- At a drinking party immortalized by Plato, Socrates gives a speech in praise of love.
- In this speech, Socrates relates a conversation that he once had with a mysterious priestess called Diotima, who taught him the art of love.
- Diotima's conception of love as a vehicle of virtue and redemption played an important part in the construction of modern romantic love.
Plato’s Symposium is set in 416 BCE at a drinking party held by the playwright Agathon to celebrate his victory at the Lenaia festival. Most of the guests have a hangover from the previous night’s revels, and all agree to curtail the drinking in favour of conversation. Since the young Phaedrus has been lamenting that Eros (the god of love) is not sufficiently praised, the physician Eryximachus suggests that each person, from left to right starting with Phaedrus, make a speech in praise of Love.
The Ladder of Love
After Phaedrus, Pausanias, Eryximachus, Aristophanes, and the host, Agathon, it is the turn of Socrates to speak. Socrates slips into elenchus mode and gets Agathon to agree that if love is not of nothing, then it must be of something, and if it is of something, then it must be of something that is desired, and therefore of something that is lacking.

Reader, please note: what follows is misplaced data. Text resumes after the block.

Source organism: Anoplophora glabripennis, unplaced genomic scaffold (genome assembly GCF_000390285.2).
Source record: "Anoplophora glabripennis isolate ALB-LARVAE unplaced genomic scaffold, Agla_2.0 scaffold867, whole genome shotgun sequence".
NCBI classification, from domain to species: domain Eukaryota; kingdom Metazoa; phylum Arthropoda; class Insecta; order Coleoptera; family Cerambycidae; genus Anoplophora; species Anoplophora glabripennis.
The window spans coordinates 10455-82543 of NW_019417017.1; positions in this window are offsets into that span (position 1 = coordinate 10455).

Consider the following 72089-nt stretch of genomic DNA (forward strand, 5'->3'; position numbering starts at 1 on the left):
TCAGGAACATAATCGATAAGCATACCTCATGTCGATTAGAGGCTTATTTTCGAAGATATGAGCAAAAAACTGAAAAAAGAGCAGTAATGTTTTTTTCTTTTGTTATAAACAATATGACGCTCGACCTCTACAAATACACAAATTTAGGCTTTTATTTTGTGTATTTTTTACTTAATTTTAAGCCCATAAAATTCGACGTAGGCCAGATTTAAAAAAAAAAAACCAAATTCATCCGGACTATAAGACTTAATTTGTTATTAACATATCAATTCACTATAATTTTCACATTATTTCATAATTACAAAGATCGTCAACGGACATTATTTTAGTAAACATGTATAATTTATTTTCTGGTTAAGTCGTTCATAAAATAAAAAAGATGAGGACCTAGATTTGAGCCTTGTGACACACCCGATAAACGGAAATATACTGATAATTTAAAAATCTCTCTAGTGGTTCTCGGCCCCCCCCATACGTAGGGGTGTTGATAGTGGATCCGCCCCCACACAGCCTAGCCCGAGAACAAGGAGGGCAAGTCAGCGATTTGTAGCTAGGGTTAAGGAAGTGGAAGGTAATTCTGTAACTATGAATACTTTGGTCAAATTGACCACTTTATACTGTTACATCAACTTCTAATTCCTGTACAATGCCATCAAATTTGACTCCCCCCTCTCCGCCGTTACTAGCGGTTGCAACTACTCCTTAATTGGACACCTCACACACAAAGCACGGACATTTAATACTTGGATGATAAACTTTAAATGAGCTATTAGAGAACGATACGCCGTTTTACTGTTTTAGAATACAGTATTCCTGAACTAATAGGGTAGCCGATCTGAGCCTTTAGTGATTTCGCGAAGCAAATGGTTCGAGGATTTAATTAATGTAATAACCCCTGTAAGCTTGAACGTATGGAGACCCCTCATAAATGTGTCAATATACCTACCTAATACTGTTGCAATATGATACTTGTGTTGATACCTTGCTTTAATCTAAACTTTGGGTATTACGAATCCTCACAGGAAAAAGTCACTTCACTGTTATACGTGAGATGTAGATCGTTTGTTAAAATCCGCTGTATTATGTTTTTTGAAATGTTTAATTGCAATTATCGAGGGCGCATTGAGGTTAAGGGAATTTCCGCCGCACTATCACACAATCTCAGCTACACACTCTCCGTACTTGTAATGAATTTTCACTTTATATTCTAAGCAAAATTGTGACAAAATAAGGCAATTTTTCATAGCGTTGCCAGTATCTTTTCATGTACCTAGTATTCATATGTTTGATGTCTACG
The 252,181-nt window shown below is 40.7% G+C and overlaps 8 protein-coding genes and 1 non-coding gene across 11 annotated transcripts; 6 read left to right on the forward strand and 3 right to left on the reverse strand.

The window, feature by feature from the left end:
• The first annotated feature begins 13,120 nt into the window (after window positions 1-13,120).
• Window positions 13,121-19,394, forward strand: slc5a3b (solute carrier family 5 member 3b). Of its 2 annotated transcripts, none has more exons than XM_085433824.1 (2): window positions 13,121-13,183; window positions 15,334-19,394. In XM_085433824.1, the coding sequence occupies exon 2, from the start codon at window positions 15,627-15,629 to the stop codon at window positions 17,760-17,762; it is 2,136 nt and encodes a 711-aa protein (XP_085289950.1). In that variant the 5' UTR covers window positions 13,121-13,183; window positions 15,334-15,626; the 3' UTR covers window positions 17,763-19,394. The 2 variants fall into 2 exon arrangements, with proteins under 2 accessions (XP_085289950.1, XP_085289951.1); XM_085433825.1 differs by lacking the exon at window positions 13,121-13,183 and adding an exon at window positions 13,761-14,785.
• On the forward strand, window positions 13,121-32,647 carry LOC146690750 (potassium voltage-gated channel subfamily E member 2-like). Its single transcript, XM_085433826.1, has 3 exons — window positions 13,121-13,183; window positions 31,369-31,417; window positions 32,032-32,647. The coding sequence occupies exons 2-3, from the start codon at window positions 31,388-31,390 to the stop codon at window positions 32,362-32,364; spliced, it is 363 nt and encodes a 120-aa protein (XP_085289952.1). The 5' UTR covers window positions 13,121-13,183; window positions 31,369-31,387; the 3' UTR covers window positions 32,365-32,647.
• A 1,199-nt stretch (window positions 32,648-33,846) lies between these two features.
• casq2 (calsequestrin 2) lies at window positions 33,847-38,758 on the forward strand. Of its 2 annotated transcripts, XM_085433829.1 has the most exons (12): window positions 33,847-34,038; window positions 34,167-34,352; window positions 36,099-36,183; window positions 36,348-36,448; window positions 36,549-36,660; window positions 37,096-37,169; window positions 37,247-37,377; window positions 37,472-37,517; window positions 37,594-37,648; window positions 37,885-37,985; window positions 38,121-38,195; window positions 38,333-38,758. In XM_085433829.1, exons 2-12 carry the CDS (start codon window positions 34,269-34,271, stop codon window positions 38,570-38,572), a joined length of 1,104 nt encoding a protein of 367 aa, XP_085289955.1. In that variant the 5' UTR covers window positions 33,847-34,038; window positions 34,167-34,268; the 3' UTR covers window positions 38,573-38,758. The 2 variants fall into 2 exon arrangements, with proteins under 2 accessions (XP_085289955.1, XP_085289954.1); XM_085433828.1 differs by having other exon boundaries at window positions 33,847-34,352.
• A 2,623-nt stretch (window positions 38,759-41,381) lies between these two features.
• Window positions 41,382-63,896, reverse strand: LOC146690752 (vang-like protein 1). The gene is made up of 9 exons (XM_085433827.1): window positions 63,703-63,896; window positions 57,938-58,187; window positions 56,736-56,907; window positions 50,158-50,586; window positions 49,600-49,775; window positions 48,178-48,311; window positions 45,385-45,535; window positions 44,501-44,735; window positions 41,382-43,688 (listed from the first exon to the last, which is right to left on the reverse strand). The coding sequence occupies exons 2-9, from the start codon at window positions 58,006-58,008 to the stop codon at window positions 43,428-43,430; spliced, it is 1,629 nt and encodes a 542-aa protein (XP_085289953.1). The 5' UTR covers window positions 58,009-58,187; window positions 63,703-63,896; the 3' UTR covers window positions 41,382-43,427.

Socrates then relates a conversation that he once had with a mysterious priestess, Diotima of Mantinea, who, he says, taught him the art of love. This Diotima (the name means, “Honoured by the gods”) told him that the something that Love lacks and desires consists of beautiful and good things, and especially of wisdom, which is both extremely good and extremely beautiful.
If Love lacks and desires beautiful and good things, and if all the gods are good and beautiful, Love cannot, as most people think, be a god. In truth, Love is the child of Poverty and Resource, always in need but always inventive. He is not a god, but a great spirit who intermediates between gods and men. As such, he is neither mortal nor immortal, neither wise nor ignorant, but a lover of wisdom [philosophos].
No one who is wise wants to become wise, just as no one who is ignorant wants to become wise: “For herein lies the evil of ignorance, that he who is neither good nor wise is nevertheless satisfied with himself…” The aim of loving beautiful and good things is to possess them, because the possession of good and beautiful things is called happiness, and happiness is an end in itself.